Abstract

The rhetorical use of Heracles, well recognized in poetry and philosophy, also occurs in historiography, not only to praise various historical figures but even to flatter the historians themselves since they saw their work as a "labor" for the benefaction of mankind. This conceit seems to have been particularly important for universal historians as shown by the examples of Diodorus, Pompeius Trogus, and Nicolaus of Damascus. Surely philosophers such as Prodicus were influential in the historians' use of Heracles, and most likely Heracles was first explicitly compared with historians by one of Diodorus' predecessors in universal history.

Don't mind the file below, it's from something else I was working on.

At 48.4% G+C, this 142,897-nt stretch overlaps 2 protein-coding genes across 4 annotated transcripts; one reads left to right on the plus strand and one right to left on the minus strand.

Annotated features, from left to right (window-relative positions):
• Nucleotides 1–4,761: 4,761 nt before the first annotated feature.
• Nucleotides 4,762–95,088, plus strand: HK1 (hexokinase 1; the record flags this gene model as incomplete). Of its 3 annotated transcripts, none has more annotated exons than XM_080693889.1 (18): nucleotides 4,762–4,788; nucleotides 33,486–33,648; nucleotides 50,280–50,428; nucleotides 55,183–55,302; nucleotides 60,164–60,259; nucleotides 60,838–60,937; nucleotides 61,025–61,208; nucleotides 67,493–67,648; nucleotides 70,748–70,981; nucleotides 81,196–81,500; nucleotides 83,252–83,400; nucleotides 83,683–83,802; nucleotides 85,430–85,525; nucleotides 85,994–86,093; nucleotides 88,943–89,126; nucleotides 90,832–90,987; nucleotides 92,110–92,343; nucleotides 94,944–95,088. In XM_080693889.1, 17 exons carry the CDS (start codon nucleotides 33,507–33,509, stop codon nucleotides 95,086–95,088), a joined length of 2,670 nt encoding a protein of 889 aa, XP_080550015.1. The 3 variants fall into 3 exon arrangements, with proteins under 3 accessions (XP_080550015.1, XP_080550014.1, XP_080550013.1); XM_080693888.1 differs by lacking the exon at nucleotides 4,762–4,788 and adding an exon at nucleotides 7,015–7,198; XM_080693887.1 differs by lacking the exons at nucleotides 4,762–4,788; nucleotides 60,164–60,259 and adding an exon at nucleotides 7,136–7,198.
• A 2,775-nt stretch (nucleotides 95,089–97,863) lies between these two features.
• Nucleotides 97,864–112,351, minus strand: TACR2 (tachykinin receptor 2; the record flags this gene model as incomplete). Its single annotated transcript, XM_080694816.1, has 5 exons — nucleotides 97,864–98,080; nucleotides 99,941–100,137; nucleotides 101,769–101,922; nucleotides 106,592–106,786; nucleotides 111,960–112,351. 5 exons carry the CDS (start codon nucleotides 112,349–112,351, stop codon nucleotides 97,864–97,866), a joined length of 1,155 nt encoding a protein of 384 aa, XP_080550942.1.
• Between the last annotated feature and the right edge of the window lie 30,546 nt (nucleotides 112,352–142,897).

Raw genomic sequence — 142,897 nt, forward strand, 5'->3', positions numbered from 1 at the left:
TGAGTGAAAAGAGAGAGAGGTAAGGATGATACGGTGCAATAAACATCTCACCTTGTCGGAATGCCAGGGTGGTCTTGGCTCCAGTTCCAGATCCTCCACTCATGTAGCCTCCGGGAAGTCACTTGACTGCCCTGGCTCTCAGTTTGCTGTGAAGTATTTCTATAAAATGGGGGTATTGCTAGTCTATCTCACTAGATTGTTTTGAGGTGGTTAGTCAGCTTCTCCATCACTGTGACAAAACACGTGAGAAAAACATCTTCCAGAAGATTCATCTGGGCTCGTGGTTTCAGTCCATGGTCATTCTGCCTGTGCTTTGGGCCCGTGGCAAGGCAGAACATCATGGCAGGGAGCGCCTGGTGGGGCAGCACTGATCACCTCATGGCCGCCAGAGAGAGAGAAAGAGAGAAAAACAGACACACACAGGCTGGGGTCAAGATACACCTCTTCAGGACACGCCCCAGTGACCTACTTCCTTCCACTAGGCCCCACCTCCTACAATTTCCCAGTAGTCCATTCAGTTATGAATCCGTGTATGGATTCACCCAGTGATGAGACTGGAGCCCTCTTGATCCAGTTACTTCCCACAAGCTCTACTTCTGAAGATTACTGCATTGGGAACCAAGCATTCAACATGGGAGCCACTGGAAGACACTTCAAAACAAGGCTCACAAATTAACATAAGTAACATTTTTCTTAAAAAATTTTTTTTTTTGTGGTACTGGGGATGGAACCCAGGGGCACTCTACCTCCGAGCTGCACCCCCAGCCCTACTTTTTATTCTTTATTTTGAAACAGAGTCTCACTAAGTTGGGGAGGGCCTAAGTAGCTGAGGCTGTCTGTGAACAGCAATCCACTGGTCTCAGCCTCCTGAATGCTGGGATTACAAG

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Additional Information

ISSN
2160-5157
Print ISSN
1040-3612
Pages
pp. 35-64
Launched on MUSE
2011-05-27
Open Access
No
Archive Status
Archived 2021
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